Commune (2005)

Rating: WTF?Commune takes us inside the Black Bear Ranch, a utopian hippy commune someplace out in the sticks in California in the 1960’s. Most of the information is drawn from archival footage and the reflections of the now aging hippies themselves, who have long since left the commune to pursue more individualistic hippy life-trajectories.

While I can understand the impulse that might drive one off into the woods in the hills, a flight from the oppressive capitalist superstructure into the arms of an oppressive collectivist commune is, charitably speaking, counterintuitive.


Commune basically confirms every stereotype of hippies as self-absorbed malcontents that anyone in the mainstream might tend to harbor. Jonathan Berman is the producer, writer and director, and he is in no way to blame for the apparently negative portrayal. This is not a hatchet job. The interviewees are allowed to look stupid, insane, and absurd on their own terms and in their own words.

There’s a lot of running around naked with goats, and toothbrush sharing that goes on in the film. The participants in the commune get so wrapped up in cogitating on the collapse of the military-industrial complex that they let the goats raise their kids for a while. A freaky cult turns up at some point and some of the hippy kids got exported to India or someplace for some reason best not speculated on. Then the hippies got all bent out of shape and kicked the cult guys out. All-in-all, Melissa Harris-Perry would do well to study this example of collective childcare.

In among all of that insanity, the hippies somehow survived way up there in the mountains. As it will do, living in the margins of society imposed a practical sort of reality on even the most hard-headed of the bunch. In the words of former commune occupant Creek Hanauer, everyone had to “basically chop wood, haul water, cook food, or become a dead Zen guy.”  And that was truly the only redeeming feature of this particular commune experiment insofar as I could tell.

By all means, do check it out if you find old hippies entertaining, or if you just want the to see a stack of freaky, leftist ideology driven full force into the California wilderness. I can’t say that Commune is uninteresting, but I can say that it is ridiculous.

Out of the Wild: The Alaska Experiment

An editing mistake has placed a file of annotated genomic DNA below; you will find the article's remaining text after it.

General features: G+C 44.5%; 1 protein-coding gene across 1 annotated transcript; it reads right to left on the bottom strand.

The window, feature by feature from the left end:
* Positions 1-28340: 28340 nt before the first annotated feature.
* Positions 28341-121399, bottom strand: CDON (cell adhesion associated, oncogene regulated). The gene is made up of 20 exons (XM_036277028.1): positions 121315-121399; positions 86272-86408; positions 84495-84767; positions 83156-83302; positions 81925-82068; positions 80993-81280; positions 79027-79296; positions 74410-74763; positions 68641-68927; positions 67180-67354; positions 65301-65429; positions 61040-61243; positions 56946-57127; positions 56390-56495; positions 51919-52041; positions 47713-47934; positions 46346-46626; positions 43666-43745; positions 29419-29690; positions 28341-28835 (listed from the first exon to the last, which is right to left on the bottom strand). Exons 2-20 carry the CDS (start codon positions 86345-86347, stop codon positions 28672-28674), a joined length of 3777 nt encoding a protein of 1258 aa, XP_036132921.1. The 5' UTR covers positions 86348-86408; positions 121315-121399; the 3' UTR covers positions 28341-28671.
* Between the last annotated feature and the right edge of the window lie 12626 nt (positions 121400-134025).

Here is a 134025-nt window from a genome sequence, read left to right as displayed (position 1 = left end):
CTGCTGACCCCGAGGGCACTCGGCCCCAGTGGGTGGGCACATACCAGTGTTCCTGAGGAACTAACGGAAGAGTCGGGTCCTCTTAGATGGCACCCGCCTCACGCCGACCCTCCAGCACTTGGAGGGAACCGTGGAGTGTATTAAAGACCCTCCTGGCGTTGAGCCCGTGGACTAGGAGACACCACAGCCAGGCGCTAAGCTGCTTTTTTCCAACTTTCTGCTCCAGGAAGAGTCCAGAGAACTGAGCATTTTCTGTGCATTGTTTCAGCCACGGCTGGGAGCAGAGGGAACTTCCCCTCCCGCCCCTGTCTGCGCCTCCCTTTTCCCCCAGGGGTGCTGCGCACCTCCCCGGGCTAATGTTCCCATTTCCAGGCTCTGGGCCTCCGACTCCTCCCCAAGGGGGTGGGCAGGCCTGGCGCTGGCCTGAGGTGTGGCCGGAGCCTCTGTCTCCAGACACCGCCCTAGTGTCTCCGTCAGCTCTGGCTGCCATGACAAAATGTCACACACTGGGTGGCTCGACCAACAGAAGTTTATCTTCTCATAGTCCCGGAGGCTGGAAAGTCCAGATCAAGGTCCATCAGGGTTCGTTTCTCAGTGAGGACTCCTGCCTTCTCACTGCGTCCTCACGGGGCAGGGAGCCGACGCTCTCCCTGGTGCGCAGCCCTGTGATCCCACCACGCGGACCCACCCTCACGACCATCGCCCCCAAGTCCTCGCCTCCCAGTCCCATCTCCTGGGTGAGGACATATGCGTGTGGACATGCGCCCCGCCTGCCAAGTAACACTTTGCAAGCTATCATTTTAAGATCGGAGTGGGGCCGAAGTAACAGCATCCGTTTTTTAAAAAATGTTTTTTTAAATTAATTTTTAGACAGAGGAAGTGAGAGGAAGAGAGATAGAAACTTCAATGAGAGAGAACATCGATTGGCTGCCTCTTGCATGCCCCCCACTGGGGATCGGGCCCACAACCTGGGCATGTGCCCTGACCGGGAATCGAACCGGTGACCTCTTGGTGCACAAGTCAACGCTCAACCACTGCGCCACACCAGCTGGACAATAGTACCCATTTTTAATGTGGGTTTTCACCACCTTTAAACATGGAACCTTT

Rating: FY!You can’t believe anything that you see on TV, but I’m willing to take a leap of faith on this one and say that it seems pretty real for a reality show. With this underlying assumption I can say that Out of the Wild: The Alaska Experiment is kind of awesome. It represents a pinnacle of the survival reality genre. It is so good in fact, that it will almost certainly be canceled outright.

Gopher StewThe show is premised on the idea of dropping off a bunch of “regular people” in the Alaskan back-country with nothing but a brief survival orientation, a pile of outdoorsy junk, and a map to civilization. It seems realistic because the cast members are acting as I would expect regular people to act in this kind of a situation. There’s a little friction early on, but it pretty much melts away by the second episode because everyone gets hungry. They spend the remainder of the season obsessively looking for food and firewood. By the time they get out of there everyone has lost a bunch of weight and just wants to find a grocery store.

 Watching people get along out of necessity and eat mice and gophers and porcupines without cringing or making a big deal of it just isn’t inherently entertaining, and many people have trashed the show for that. If you’re looking for loud-talking,  buffoonery and bar fights, skip this one and see if there’s a rerun of Jersey Shore on somewhere. If you love survival stuff, self reliance, hunting, camping, escaping from the world as we know it… TV doesn’t get any better than Out of the Wild: The Alaska Experiment.